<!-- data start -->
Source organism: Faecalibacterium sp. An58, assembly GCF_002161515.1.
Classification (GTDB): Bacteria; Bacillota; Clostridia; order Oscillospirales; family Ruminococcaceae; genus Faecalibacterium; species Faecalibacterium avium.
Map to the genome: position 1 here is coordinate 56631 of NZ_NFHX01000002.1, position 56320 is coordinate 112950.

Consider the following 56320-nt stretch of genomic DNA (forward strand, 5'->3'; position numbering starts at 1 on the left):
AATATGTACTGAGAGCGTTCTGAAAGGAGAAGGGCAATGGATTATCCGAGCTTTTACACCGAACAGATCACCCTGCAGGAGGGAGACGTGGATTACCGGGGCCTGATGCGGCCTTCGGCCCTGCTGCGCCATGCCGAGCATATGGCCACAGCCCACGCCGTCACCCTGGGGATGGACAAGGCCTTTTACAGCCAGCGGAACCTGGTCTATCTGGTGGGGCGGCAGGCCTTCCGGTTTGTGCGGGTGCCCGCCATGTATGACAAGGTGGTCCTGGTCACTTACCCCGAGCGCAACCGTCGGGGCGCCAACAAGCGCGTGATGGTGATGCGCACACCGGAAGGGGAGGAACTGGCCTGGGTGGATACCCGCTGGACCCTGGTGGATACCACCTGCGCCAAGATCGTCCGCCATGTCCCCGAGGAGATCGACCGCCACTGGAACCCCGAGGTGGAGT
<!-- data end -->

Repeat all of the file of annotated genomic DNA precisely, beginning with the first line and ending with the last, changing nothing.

Source organism: Faecalibacterium sp. An58, assembly GCF_002161515.1.
Classification (GTDB): Bacteria; Bacillota; Clostridia; order Oscillospirales; family Ruminococcaceae; genus Faecalibacterium; species Faecalibacterium avium.
Map to the genome: position 1 here is coordinate 56631 of NZ_NFHX01000002.1, position 56320 is coordinate 112950.

Consider the following 56320-nt stretch of genomic DNA (forward strand, 5'->3'; position numbering starts at 1 on the left):
AATATGTACTGAGAGCGTTCTGAAAGGAGAAGGGCAATGGATTATCCGAGCTTTTACACCGAACAGATCACCCTGCAGGAGGGAGACGTGGATTACCGGGGCCTGATGCGGCCTTCGGCCCTGCTGCGCCATGCCGAGCATATGGCCACAGCCCACGCCGTCACCCTGGGGATGGACAAGGCCTTTTACAGCCAGCGGAACCTGGTCTATCTGGTGGGGCGGCAGGCCTTCCGGTTTGTGCGGGTGCCCGCCATGTATGACAAGGTGGTCCTGGTCACTTACCCCGAGCGCAACCGTCGGGGCGCCAACAAGCGCGTGATGGTGATGCGCACACCGGAAGGGGAGGAACTGGCCTGGGTGGATACCCGCTGGACCCTGGTGGATACCACCTGCGCCAAGATCGTCCGCCATGTCCCCGAGGAGATCGACCGCCACTGGAACCCCGAGGTGGAGT